modifier
(diisopropyl
ether,
ethyl
acetate,
methyl
ethyl
ketone)
and
a
nonpolar
diluent.
Stepwise
gradient
elution
was
carried
out
as
de-
scribed
earlier
[13-16,
20-21]
by
introducing
consecutive-
ly
0.2
ml
fractions
of
the
eluent
under
the
distributor,
according
to
a
predetermined
program.
In
order
to
eliminate
errors
in
the
comparison
of
the
R
F
values
of
test
solutes
with
those
of
the
separated
zones
of
the
extract
(caused
by
displacement
effects),
the
test
solutes
and
the
extracts
were
alternatively
spotted
in
separate
experiments
on
the
preconcentration
zone
of
the
plate
in
short
distances
so
that
the
starting
spots
partly
overlapped.
During
the
elution
process
the
zones
were
flat-
tened
and
their
ends
overlapped
forming
a
slightly
thicker
zone.
Chromatographia
Vol.
22,
No.
7-12,
December
1986
Originals
0009-5893/86/7-12
0307-04
$
03.00/0
CD
1986
Friedr.
Vieweg
&
Sohn
Verlagsgesel
lschaft
mbH
307
Results
and
Discussion
The
results
of
the
first
series
of
experiments
(isocratic
development)
are
shown
in
Figs.
1-5
as
R
F
values
plotted
against
the
per
cent
concentration
of
the
polar
modifier
(dichloromethane,
diisopropyl
ether,
methyl
ethyl
ketone
or
ethyl
acetate)
in
the
eluent.
For
most
cases
the
R
F
vs.
%
plots
were
approximately
linear
in
the
concentration
ranges
investigated.
The
weakly
polar
eluent
toluene
+
dichloromethane
sep-
arated
well
the
coumarins
osthol
and
umbelliferone,
with
R
F
0.6
0.4
3
5
2
0.2
30
SO
70
90
%
CH
2
CL.
z
Fig.
1
R
F
values
of
coumarins
plotted
against
the
per
cent
concentration
of
dichloromethane
(CH
2
C12);
diluent:
toluene.
1
osthol;
2
isopimpinellin;
3
imperatorin;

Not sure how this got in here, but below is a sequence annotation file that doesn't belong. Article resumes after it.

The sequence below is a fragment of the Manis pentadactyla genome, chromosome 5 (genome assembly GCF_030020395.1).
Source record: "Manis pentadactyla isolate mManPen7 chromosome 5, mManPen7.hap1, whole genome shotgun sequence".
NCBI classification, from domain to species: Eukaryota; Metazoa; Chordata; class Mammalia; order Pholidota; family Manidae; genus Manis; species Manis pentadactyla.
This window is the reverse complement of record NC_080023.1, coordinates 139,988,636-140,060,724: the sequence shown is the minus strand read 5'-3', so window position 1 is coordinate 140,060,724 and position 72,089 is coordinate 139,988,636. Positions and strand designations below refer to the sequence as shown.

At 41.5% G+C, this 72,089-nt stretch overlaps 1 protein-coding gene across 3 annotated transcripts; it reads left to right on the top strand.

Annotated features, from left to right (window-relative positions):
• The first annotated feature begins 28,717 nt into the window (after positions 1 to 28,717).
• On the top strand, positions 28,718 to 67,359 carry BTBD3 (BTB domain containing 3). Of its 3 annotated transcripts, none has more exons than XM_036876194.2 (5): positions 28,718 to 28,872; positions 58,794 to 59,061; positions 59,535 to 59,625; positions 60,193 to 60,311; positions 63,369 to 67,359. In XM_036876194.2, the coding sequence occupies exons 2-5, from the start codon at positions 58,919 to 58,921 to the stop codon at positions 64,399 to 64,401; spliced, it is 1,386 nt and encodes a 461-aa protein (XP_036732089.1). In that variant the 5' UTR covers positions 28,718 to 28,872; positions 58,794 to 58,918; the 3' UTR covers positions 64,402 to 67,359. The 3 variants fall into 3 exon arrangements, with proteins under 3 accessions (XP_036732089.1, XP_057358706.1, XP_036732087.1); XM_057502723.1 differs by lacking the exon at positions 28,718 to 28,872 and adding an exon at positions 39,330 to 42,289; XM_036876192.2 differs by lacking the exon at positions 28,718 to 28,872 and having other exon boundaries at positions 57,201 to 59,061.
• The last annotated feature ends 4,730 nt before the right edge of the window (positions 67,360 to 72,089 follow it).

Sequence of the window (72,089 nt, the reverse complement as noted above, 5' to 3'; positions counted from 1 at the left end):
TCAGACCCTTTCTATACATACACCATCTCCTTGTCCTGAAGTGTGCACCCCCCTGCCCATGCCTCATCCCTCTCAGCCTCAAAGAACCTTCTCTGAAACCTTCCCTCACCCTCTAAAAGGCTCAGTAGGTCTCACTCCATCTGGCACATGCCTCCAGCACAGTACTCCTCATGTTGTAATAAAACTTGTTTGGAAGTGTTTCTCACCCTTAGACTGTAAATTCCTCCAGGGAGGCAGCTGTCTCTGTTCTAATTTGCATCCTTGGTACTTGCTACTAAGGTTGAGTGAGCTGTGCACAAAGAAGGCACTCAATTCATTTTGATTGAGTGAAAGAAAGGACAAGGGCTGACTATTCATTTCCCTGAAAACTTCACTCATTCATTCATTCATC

4
bergapten;
5
xantho-
toxin;
6
umbelliferone.
R
F
0.8
0.6
3
0.4
6
A
5
0.2
40
60
80
100
Pr
2
0
Fig.
2
R
F
values
of
coumarins
plotted
against
the
per
cent
concentration
of
diisopropyl
ether
(iPr
2
0);
diluent:
n-heptane.
For
the
coumarins
see
Fig.
1.
differentiated
molecular
structure:
the
prenyl
radical
in
the
osthol
structure
decreased
the
adsorption
affinity
while
the
hydroxyl
group
in
umbelliferone
strongly
inter•
acts
with
surface
silanol
groups
causing
strong
adsorption
RF
0.8
0.6
0.4
02
4
3
2
5
20
30
40
5
0
#4,
Me
Et
CO
Fig.
3
R
F
values
of
coumarins
plotted
against
the
per
cent
concentration
of
methyl
ethyl
ketone
(MeEtCO);
diluent:
n-heptane.
For
the
coumarins
see
Fig.
1.
0.8
R
F
0.6
0.4
0.2
3
4
5
10
30
S
D
7
0
V.
Et
OAc
Fig.
4
R
F
values
of
coumarins
plotted
against
the
per
cent
concentration
of
ethyl
acetate
(EtOAc);
diluent:
n-heptane.
For
the
coumarins
see
Fig.
1.
308
Chromatographia
Vol.
22,
No.
7-12,
December
1986
Originals
0.8
0.6
01tt
0.2
RF
3
5
5
10
V.Et0Ac
Fig.
5
R
F
values
of
coumarins
plotted
against
the
per
cent
concentration
of
ethyl
acetate
(EtOAcI;
diluent:
chloroform.
For
the
coumarins
see
Fig.
1.
and
low
R
F
values.
The
furocoumarins
are
poorly
separa-
ted;
the
AR
M
(OCH
3
)
value
for
the
extreme
pair
bergaptene-
isopimpinelline
at
30%
CH
2
Cl
2
is
only
0.3
R
M
units.
The
use
of
diisopropyl
ether
as
the
modifier
(Fig.
2)
re-
sulted
in
higher
R
E
values,
however,
the
selectivity
is
worse
than
in
the
former
system:
the
R
F
vs.
%
diisopropyl
ether
lines
cross
indicating
changes
in
the
retention
se-
quence
with
the
composition
of
the
eluent,
which
is
a
drawback
in
gradient
elution.
More
interesting
results
were
obtained
for
methyl
ethyl
ketone
(Fig.
3)
and
ethyl
acetate
(Fig.
4)
used
as
modifiers.
The
R
F
vs.
%
lines
are
approximately
parallel
and
have
higher
slopes
in
comparison
to
Figs.
1
and
2.
The
selec-
tivity
is
satisfactory
although
a
slightly
lower
value
of
AR
M
(OCH
3
)
is
obtained
(0.28
R
M
units).
There
are
some
differences
in
the
sequence
of
the
R
E
values
for
the
two
systems.
The
fifth
eluent
was
composed
of
chloroform
and
ethyl
acetate
(Fig.
5).
A
higher
range
of
R
F
values
was
ob-
tained
and
the
slopes
of
the
R
F
vs.
%
plots
were
lower
since
both
components
of
the
eluent
are
polar.
Satisfac-
tory
selectivity
of
separation
was
obtained.
On
the
whole,
the
range
of
R
F
values
of
the
test
solutes
important
components
of
the
coumarin
and
furocoumarin
fractions
was
rather
narrow
and
did
not
exceed
0.4
R
F
units
so
that
the
narrow
polarity
range
is
suitable
for
isocratic
elution.
However,
the